Despite what is known about the potential link between prior abuse and engagement in sex work, a number of gaps remain. First, while the definition of child maltreatment in reporting legislation in many jurisdictions has expanded in recent decades to include not only sexual and physical but emotional abuse and physical and emotional neglect, few studies separate out these types of childhood maltreatment among participants (Medrano et al., 1999; Rodgers, Lang, Laffaye, Satz, Dresselhaus, & Stein, 2004; Spatz Widom & Kuhns, 1996). Although evidence shows a high co-occurrence of multiple types of childhood maltreatment, typically studies focus on single types, usually either sexual or physical abuse (Bernstein, Stein, Newcomb, Walker, Pogge, Ahluvalia, et al., 2003). Second, research looking at childhood abuse as a predictor of sex work involvement has primarily focused on sexual abuse within adult female populations. Much less is known about associations between childhood abuse and sex work among males, and among vulnerable populations such as street-involved youth and drug users. Lastly, research on childhood maltreatment is often limited by legal reporting requirements. In most North American jurisdictions, researchers are required to report disclosures of childhood abuse of legal minors to authorities, which can pose a challenge to establishing trust relationships with youth research participants and can result in limited abuse research with this population. However, because youth who are involved in sex work represent an especially vulnerable population, and because of the need for research that can inform early intervention efforts, studies looking at childhood abuse among vulnerable youth populations are particularly important. The present study was therefore conducted to evaluate how various types of childhood maltreatment (sexual, physical, and emotional abuse, and physical and emotional neglect) may be associated with subsequent engagement in sex work within a population of high-risk street-involved youth.
Study Population
The At Risk Youth Study (ARYS) is a prospective cohort study of street-involved youth in downtown Vancouver, Canada. As described elsewhere (Wood, Stoltz, Montaner, & Kerr, 2006), snowball sampling and street-based outreach were employed to recruit a sample of street-involved drug using youth. Youth were enrolled if they were between 14 and 26 years of age, and had used illicit drugs other than marijuana in the past 30 days. Data collection procedures for the ARYS cohort involve semi-annual blood sampling for measurement of HIV and Hepatitis C (HCV) antibodies, along with completion of an interviewer-administered questionnaire.
Measures
As part of the interview, participants complete the Childhood Trauma Questionnaire (CTQ), a 28-item instrument developed to retrospectively assess trauma resulting from child abuse and neglect (Bernstein & Fink, 1998). The Trauma Questionnaire yields a trauma severity category for each of five types of childhood maltreatment: physical, sexual, and emotional abuse, and physical and emotional neglect. The Questionnaire has been validated with substance abusing populations and adolescent clinical populations, and has shown excellent convergent and discriminant validity with measures of trauma (Bernstein et al., 2003; Fink, Bernstein, Handelsman, Foote, & Lovejoy, 1995). During the consent process, participants were informed of the researcher's duty to report child abuse when participants under age 19 (the legal age of majority in British Columbia) disclose abuse in the course of answering survey questions, and all interviewers were trained in the reporting protocol. In cases where reporting was required, efforts were made to report with the participant's full knowledge, consent, and cooperation; participants were also offered referrals to free and available community counseling services. Pre- and post-test HIV counselling and referral to health services were also provided as part of the study. The current analysis includes youth who were enrolled between September 2005 and June 2006, and the University of British Columbia's Research Ethics Board provided ethical approval for the study.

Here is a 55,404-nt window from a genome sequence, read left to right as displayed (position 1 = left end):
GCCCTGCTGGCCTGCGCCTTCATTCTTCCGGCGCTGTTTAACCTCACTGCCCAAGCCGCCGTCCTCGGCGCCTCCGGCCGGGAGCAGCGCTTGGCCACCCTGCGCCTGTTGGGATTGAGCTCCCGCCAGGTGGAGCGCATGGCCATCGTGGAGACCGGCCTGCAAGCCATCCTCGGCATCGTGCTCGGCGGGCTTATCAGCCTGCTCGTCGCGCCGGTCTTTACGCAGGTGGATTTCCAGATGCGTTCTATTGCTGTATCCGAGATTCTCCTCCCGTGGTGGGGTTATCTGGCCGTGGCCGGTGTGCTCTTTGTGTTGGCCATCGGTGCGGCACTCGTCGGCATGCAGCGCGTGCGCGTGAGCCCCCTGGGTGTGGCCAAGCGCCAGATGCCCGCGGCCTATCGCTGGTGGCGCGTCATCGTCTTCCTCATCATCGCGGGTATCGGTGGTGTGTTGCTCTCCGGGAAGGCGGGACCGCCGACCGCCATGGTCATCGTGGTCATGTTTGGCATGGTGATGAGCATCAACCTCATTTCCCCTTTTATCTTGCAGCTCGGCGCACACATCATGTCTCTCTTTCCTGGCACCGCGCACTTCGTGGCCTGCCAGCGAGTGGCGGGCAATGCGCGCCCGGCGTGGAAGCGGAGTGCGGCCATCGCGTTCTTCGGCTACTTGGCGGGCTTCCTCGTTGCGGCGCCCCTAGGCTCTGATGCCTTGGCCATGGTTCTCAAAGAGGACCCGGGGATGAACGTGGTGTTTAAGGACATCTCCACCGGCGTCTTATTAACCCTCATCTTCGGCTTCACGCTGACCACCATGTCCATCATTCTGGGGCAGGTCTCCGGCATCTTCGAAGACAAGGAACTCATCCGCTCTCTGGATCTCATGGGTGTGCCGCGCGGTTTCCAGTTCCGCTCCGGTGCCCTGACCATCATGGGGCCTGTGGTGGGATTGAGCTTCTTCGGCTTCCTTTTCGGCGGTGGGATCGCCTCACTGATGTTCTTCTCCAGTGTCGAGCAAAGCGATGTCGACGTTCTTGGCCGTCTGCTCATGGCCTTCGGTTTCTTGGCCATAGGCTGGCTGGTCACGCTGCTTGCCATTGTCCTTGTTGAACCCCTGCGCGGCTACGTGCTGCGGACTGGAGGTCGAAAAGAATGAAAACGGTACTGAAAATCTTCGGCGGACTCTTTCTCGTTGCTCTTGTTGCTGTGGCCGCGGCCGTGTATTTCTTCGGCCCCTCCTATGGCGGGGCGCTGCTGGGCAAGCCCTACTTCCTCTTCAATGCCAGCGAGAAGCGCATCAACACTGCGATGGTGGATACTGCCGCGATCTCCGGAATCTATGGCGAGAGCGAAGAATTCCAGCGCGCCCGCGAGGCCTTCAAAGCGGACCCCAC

Statistical Analysis
First, we explored history of childhood abuse using the Trauma Questionnaire. Twenty-five items measure physical, sexual, and emotional abuse and physical and emotional neglect as scores on five subscales. Using a five-point scale, participants provide ratings for statements such as ‘When I was growing up I had to wear dirty clothes’ and ‘I got hit or beaten so badly that it was noticed by someone like a teacher, neighbor, or doctor’. Each scale yields a total score for that type of maltreatment. The measure then provides predetermined cut-off scores for translating the scores from the five scales into a trauma level for each type of maltreatment (Bernstein & Fink, 1998). The four levels of trauma are none (to minimal), low (to moderate), moderate (to severe), and severe (to extreme). For the analysis, we chose to collapse these four trauma levels into two: none/low, and moderate/severe. We justified this decision based on previous studies involving drug-using populations which have shown that dichotomizing abuse into ‘abuse’ versus ‘no abuse’ produces few significant findings (Medrano, Hatch, Zule, & Desmond, 2002). There is also a three-item minimization and denial scale used to detect underreporting of maltreatment, and participants were excluded from analysis if they scored above pre-determined cut-offs.